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Willson Contreras won't be Kyle Schwarber 2.0

Chicago's rookie catcher is starting at multiple positions, but his value and impact don't align with Kyle Schwarber's in 2015.

Steve Mitchell-USA TODAY Sports

Three games into this season Kyle Schwarber, one of the players I most anticipated seeing in a full season of play, was done for the year with multiple tears in his knee after a brutal outfield collision.

The injury may have been more devastating to fans than the full-of-depth Cubs, who essentially slid reigning Rookie of the Year and potential MVP candidate Kris Bryant into left, and improved their defense in the process.

What Schwarber provided last year was a surprise mix of power, patience and versatility. Defensively he wasn't very smooth, both behind the plate and in left field, but the bat kept him in Joe Maddon's lineup.

2015 16 52 13.2 28.2 .241 .293 131 0.364 1.9

Above is Schwarber's full-season line in 2015, during which he amassed 273 plate appearances and hit for a .246/,355/.487 AVG/OBP/SLG traditional triple slash. Schwarber's big value to the Cubs is his offense, which is on display here. A rookie with 30-home run power that gets on base a clip 100 points higher than his average isn't easy to find, especially one that can catch.

That's where Schwarber's important secondary value was to Chicago. Joe Maddon likes to carry three catchers. He did at the start of 2015 before they traded Welington Castillo, and did after Schwarber's injury with Tim Federowicz. Schwarber was by far the best third option, a patient power hitter that could fill in at left field well enough not to panic over his sometimes shaky defense and bad routes.

Enter Willson Contreras on June 19. In a pinch hit at-bat, he homered on his very first MLB pitch. By June 25, he had started at catcher, first base and left field, a position he played only six times during his minor league career.

Contreras, 24, came up to big hype just like Schwarber. He was notably more advanced than Schwarber behind the plate, but still had a lot to learn from the Cubs' veteran backstops in that regard. Also like Schwarber, his bat forced Chicago's hand and earned him an early look at the big league club. Contreras won a batting title in Double-A in 2015 and in 54 games at Triple-A showed more power, the same knowledge for the strikezone and the same contact ability he'd displayed at the lower levels.

2015 (AA) 521 8 10.9 11.9 .145 0.370 156 .413 NA
2016 (AAA) 239 9 11.7 13.4 .241 0.378 142 .448 NA
2016 (MLB) 37 3 13.5 24.3 .323 0.421 204 .476 0.5

On top of this Contreras has thus far hit at a major league triple slash of .355/.459/.677. The small sample stunts what we can draw from his brief stint in Chicago. His recent power surge in 2016 is something to watch since his previous career high home run total is 11, set in Single-A in 2013, and he's really never come close to the .200 ISO mark at any one level.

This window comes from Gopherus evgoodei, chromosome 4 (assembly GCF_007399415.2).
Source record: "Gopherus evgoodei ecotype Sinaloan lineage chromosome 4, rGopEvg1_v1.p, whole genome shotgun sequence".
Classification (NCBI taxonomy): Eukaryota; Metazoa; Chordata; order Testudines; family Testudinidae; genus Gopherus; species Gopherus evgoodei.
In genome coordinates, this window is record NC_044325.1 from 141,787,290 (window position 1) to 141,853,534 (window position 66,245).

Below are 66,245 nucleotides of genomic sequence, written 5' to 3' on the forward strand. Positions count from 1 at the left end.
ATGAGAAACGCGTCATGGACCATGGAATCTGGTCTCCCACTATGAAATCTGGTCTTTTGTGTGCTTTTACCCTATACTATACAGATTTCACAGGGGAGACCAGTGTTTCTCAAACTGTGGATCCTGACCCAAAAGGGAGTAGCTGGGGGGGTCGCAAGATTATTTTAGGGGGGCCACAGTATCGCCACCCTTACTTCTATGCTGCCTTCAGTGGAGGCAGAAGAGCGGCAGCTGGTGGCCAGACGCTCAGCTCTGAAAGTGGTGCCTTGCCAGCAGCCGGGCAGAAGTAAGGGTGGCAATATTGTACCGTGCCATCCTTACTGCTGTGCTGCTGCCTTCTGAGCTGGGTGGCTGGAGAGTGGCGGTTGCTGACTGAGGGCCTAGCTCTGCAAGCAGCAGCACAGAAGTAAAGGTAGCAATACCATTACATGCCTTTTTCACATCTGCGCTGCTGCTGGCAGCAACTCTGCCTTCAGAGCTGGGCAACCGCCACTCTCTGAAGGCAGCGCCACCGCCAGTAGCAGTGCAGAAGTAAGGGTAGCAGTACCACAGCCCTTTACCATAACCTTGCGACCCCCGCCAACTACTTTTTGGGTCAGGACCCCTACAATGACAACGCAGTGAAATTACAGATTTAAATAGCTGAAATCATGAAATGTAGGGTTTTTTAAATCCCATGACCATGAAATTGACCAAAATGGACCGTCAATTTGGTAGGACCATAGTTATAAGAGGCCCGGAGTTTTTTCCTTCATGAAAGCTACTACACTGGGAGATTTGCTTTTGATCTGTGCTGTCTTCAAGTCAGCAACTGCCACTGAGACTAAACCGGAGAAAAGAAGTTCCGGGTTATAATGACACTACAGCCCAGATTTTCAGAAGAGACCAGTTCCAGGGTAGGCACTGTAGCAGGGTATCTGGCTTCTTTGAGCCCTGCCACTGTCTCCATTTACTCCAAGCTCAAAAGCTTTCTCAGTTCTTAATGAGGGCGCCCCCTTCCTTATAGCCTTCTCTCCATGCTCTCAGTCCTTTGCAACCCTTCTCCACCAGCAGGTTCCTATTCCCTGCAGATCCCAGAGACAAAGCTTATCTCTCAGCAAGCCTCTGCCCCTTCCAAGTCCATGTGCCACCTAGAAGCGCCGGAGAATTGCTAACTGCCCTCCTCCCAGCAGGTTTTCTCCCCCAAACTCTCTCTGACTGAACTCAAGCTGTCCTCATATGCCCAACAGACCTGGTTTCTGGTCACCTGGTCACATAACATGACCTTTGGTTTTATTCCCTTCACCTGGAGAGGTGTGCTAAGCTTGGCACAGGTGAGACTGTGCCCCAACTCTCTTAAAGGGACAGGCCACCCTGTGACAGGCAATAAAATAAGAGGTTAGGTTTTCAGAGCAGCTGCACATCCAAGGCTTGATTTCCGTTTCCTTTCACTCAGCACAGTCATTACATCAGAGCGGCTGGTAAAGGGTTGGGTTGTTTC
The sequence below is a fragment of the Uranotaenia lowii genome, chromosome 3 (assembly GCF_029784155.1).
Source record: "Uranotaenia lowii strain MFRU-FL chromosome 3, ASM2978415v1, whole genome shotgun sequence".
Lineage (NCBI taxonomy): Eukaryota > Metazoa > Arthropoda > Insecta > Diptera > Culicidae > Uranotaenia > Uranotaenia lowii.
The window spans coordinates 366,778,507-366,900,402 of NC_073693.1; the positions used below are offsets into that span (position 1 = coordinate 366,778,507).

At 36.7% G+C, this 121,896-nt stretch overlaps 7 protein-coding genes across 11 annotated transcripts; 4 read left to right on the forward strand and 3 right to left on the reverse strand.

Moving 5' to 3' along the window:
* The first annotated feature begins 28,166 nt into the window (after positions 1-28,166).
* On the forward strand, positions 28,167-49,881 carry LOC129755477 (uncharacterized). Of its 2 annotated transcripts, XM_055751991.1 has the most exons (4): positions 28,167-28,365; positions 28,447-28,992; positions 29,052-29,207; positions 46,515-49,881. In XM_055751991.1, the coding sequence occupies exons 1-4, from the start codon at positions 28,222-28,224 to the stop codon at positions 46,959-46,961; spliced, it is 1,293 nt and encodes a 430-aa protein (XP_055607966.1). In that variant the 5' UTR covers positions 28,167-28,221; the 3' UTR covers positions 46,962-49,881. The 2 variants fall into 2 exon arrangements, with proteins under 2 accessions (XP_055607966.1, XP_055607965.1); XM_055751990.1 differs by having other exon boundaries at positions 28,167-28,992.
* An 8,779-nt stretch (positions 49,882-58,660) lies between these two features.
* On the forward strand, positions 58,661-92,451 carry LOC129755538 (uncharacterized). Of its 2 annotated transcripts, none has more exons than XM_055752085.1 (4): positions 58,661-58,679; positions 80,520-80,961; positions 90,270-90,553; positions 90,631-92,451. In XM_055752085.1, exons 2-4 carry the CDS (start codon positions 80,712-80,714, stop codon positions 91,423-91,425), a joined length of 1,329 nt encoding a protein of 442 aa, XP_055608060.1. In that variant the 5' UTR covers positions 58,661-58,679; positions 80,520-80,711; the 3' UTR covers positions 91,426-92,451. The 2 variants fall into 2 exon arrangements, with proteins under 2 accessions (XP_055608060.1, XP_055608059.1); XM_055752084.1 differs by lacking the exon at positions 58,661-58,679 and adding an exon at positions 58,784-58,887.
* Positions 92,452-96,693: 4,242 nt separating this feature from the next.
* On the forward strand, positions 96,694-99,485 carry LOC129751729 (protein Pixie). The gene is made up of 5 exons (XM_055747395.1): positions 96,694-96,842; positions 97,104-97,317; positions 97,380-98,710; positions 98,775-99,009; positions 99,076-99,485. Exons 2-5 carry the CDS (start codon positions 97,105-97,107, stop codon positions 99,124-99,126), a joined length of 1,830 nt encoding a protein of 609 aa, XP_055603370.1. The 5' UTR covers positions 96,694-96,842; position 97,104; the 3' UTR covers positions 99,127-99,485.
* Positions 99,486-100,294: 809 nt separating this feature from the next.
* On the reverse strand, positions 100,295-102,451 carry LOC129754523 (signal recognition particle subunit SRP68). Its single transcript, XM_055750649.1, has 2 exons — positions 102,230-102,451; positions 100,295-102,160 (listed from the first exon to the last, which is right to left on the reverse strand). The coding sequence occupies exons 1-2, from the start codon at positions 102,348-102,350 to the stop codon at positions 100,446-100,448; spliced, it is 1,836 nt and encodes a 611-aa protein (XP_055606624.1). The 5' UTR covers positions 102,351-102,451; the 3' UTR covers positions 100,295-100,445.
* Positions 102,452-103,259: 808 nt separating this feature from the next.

That said, Contreras has been consistently above average in terms of wRC+ throughout his career and began transforming into an on-base machine with high contact rates last year, supported by his nearly equal K/BB percentages.

While the Cubs might not see this power output continue through October as with Schwarber, it is reasonable to suggest they could see Contreras adapt to pitching at this level and produce fewer strikeouts, a similar walk rate and a more solid triple slash line than Schwarber in 2015. That would fit what the Cubs sought to improve on after last year's NLCS exit — more contact, fewer strikeouts — by acquiring Jason Heyward and Ben Zobrist.

Contreras may not have the impact Schwarber had in 2015 as an all-around offensive force, but defense considered, the Cubs have essentially replaced Schwarber with a slightly different version of himself. It's just that this version trends toward contact and more advanced defense behind the plate, with the same versatility options the Cubs and Maddon love to have available.

The question moving forward for the rookie backstop is whether his bat will keep him in the lineup when he's not catching, or if his eventual regression lands him in a platoon role with David Ross and Miguel Montero. Looking at rest of the season projections, the case trends more toward a platoon.

ZIPS 184 4 7.4 21.8 .136 .251/.315/.387 93 .308 0.2
Steamer 50 1 7.8 17.1 .143 .267/.330/.410 103 .323 0.2

Both ZIPS and Steamer project him to arrive at the same value currently, 0.7 fWAR at season's end, with Steamer seeing him as a slightly above average run creator in limited appearances, bolstered by a declining strikeout rate. Steamer and ZIPS lend credence to the suggestion that Contreras won't have the impact Schwarber did, but will be a useful piece of depth for the Cubs down the stretch, especially if he's able to continue filling in for spot starts at different positions.


**Statistics via FanGraphs

Jerry Burnes is a contributor Beyond the Box Score. You can follow him on Twitter at @jerryburnes.